Team communication increases the noise, notifications and distraction that knowledge workers face each day. Also, workers often get drawn into discussions that have little to do with their core work. They might be working on something with an impending deadline, but find it hard to concentrate due to the incoming notifications on extraneous topics.


When communication is whittled down to one liners and the occasional emoji, it can obscure the bigger picture. It can be hard to identify salient points when you are presented with a long feed of short, informal responses.

What’s more, if ten people respond in quick succession, you can quickly lose the thread of a conversation. Imagine how this plays out at large corporations with thousands of employees.


People keep predicting the demise of email, and yet it’s still going strong. Instant messaging will never replace email in many areas, including external, formal and longer communications. In many ways, all that is being added with the introduction of team communications apps is another place employees must keep an eye on to stay in the loop.


Many businesses respond to employee demand and deploy team communication apps without considering how these work in conjunction with the rest of their employees’ productivity tools. This means that employees are forever switching back and forth between applications and losing the context of their work.

Everything in one place

There is no doubt that team communication apps offer several benefits to businesses. Yet the distraction caused by constant notifications and the need to switch between applications is likely to have a negative effect on productivity.

It’s still early days for team communication apps in the workplace. Many organizations are still figuring out how to make best use of them, and we may yet find that they are not as essential for ‘real work’ as, say, email has proven and still proves to be.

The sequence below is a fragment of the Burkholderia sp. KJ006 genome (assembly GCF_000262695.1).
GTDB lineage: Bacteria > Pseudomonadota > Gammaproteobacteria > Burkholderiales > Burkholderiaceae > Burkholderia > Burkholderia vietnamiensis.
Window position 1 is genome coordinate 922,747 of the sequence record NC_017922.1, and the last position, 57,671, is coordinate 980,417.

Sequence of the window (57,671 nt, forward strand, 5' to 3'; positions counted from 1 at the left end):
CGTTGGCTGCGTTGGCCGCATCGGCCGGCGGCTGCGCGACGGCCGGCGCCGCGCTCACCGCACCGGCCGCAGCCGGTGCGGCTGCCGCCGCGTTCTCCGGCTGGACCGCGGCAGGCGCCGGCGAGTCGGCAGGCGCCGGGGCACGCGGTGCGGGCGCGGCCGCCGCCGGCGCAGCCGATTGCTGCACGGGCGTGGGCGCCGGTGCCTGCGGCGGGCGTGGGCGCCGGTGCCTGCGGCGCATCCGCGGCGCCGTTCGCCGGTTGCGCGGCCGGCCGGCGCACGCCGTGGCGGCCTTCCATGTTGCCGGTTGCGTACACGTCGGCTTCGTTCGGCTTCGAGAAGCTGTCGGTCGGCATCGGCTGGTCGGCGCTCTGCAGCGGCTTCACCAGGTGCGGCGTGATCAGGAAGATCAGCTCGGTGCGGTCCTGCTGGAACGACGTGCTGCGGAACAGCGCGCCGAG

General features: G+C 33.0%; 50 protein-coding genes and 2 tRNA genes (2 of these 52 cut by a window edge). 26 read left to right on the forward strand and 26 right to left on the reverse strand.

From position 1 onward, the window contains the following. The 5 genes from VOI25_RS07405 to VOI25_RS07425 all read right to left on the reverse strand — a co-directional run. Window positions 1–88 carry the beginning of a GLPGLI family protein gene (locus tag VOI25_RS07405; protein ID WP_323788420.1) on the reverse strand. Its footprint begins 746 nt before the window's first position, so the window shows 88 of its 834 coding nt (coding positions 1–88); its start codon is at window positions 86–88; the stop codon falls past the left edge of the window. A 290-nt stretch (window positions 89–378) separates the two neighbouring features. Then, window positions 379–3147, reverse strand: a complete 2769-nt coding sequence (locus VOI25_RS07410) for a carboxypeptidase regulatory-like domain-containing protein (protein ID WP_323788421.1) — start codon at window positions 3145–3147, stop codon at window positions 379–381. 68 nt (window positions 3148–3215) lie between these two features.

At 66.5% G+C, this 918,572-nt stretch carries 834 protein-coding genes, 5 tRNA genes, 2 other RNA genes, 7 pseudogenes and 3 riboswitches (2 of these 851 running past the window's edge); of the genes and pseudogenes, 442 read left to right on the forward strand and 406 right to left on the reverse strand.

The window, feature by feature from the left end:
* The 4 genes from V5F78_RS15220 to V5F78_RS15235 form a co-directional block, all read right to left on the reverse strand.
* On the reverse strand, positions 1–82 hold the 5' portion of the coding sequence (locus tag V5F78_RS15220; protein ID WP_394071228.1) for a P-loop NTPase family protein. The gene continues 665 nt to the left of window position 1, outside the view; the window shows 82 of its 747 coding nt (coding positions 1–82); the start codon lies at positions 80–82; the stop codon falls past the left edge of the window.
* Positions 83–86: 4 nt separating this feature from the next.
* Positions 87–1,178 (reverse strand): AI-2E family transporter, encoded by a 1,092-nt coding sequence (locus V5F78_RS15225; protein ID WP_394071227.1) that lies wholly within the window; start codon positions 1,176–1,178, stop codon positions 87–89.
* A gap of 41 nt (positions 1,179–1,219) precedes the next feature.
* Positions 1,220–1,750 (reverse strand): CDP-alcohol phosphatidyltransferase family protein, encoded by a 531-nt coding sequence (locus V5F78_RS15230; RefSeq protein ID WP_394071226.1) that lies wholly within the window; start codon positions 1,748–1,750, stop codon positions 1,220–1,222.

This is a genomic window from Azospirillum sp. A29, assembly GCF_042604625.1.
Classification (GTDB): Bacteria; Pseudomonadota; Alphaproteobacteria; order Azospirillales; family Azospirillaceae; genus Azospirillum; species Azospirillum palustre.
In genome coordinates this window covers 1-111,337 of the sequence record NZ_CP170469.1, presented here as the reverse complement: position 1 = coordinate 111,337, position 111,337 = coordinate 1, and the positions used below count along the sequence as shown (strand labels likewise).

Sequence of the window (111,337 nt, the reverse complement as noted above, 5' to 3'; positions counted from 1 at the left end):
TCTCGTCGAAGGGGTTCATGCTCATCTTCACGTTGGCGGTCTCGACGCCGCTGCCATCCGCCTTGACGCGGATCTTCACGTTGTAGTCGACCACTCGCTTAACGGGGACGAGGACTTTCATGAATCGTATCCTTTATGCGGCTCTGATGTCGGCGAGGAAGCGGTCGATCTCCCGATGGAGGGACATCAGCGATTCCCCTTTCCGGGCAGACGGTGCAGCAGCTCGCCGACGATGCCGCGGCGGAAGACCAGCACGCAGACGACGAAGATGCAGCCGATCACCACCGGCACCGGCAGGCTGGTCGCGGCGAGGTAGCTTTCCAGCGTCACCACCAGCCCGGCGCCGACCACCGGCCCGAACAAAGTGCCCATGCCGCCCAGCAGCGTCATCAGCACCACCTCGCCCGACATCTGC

At Ignite 2017, Microsoft announced that Skype for Business will merge into Microsoft Teams. Knowledge workers want to be able to access all the tools they need for work in one place, without having to switch between applications. If that means using Microsoft Teams as a hub for all communication and collaboration, then this is a move in the right direction. But is it enough?

What happens when someone needs to access a SharePoint site? What happens when someone needs to draw upon customer information in Salesforce?

At, we are putting the human at the center of the digital workplace. What is required are digital experiences that provide knowledge workers with access to all the information they need in one place.’s Collage technology helps users search for content by topic—the way the brain naturally processes information—and integrates across applications so that users can access the information they need in the place of their choice.

To find out more about Collage and our efforts to humanize digital experiences in the workplace, contact us today.


David Lavenda
Chief Product Officer